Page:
BROCK: The Region of Durham is looking for input from local residents on what has become a controversial planned development in Beaverton.
On Thursday, October 8th, the Region announced they will be holding a public information session and an online survey regarding services connected to a supportive housing project, planned to be built in Beaverton.
The public information session will be virtual, and will be held on Thursday, October 29th at 6:30 p.m.
“The services will range from medical care, mental health counselling, financial assistance, rental support, [to] seniors support and more. For the virtual session, Regional staff will provide an overview of the Beaverton Housing project, and residents of north Durham can register for a time to speak to a panel of Regional staff...,” read a Region of Durham press release.
The panel is expected to include: Durham CAO Elaine Baxter-Trahair; the Region’s Commissioner of Social Services Stella Danos-Papaconstantinou; Director of Housing Alan Robins and Director of Business Services Jenni Demanuele.
“The session will be live streamed, and each person who has registered to speak will be given three minutes to address the panel. Representatives of groups will be allotted five minutes to speak. Your feedback will be shared with the community and help inform service delivery decisions,” read the press release.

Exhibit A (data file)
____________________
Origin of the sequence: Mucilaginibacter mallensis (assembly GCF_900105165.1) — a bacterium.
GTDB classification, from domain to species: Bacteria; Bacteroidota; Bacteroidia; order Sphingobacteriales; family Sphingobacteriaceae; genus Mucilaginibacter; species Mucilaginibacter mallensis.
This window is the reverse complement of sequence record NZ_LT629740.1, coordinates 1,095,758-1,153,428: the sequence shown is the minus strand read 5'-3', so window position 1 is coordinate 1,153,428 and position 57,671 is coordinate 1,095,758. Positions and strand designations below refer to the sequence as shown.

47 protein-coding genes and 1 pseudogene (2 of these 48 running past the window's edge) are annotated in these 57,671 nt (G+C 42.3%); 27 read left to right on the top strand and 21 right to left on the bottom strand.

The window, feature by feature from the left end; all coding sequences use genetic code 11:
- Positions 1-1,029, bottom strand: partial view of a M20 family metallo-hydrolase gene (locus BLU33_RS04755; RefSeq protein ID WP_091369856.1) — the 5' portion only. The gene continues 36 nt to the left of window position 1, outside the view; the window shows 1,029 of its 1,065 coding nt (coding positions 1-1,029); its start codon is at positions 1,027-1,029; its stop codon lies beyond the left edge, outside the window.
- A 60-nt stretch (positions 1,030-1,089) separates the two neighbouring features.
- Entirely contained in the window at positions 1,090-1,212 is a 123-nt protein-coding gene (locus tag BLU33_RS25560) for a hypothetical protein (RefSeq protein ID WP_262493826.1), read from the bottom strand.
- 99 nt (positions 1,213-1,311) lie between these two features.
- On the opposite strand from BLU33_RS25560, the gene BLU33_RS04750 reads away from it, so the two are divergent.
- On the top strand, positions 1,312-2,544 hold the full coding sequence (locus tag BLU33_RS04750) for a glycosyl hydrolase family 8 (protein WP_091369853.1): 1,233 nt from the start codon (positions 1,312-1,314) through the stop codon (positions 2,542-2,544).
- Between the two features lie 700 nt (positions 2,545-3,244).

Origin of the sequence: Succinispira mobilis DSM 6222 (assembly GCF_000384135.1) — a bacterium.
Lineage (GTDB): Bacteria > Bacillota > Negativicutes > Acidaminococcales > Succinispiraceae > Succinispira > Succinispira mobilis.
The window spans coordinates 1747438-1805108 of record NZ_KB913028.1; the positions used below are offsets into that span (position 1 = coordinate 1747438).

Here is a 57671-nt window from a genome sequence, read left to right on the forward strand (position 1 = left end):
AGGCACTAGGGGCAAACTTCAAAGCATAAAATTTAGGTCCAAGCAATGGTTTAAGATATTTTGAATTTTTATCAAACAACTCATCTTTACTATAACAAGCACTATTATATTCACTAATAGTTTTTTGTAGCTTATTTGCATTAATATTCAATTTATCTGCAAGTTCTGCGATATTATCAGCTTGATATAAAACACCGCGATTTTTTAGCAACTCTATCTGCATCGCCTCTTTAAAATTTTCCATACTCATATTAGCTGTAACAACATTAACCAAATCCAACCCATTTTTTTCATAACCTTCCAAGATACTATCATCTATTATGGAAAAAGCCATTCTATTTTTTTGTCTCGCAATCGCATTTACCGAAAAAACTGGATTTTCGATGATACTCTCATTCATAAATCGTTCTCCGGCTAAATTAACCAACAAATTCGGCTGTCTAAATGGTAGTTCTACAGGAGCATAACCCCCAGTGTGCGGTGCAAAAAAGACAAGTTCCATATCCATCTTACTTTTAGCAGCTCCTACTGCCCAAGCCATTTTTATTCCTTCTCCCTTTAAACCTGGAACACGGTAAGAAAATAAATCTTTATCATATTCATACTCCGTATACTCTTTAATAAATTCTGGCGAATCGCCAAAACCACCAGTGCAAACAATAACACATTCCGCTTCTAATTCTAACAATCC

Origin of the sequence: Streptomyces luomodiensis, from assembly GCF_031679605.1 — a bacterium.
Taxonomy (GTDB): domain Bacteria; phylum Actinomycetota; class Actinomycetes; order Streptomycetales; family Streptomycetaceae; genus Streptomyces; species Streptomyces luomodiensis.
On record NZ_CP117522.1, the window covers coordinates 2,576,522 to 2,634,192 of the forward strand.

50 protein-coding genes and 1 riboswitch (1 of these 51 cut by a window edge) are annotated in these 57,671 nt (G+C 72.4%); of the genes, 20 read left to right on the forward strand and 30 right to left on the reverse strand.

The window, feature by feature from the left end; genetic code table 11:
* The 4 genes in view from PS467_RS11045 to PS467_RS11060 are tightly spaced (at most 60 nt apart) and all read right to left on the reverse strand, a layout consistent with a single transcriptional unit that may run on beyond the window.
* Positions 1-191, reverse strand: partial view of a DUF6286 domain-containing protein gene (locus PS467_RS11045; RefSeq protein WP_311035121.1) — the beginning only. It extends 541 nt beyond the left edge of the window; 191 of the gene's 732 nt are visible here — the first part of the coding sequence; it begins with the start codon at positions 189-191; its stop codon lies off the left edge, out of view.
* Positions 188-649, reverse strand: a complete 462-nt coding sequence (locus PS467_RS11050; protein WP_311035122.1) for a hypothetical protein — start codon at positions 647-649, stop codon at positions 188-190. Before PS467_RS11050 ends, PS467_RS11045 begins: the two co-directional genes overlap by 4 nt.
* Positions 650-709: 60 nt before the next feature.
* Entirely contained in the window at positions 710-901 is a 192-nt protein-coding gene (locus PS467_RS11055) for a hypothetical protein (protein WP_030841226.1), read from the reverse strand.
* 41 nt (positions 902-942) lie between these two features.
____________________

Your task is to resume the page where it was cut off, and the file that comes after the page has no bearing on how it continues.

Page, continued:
Those who wish to speak at the information session must register, by emailing SocialServices@durham.ca or calling 905-668-7711 ext. 2473.
The online survey is available to residents until October 30th, and can be filled out by going to durham.ca/YourVoice.
The supportive housing development has been opposed by a number of local residents, who are calling for the Region to undertake further study and consultation before moving forward with this project.
In a September 28th council agenda, resident Peter Bornemisa provided Brock council with a petition, opposing the development at 133 Main Street in Beaverton, which had over 1700 signatures. Mr. Bornemisa stated the process on the project has had a “complete lack of consultation with the residents of the Township” and felt, the location did not make sense for future residents to be able to achieve independence and personal growth.
In a recent delegation to council, another Beaverton resident, Jill Proctor, expressed her displeasure with the Region wanting to put a supporting housing development in “a little town with no health, education, police, employment or social services.”
“This project just makes no sense, and it will create an unfortunate dead end for any homeless [people] who chose to move here. Meanwhile, our local homeless will still not be supported, as there is no plan for priority access based on location,” she stated.
A previous Durham Region press release explained, the project is expected to include about 50 units, and will be designed as an apartment building for “single, bachelor-style living only.”
Dan Cearns, Local Journalism Initiative Reporter, The Standard Newspaper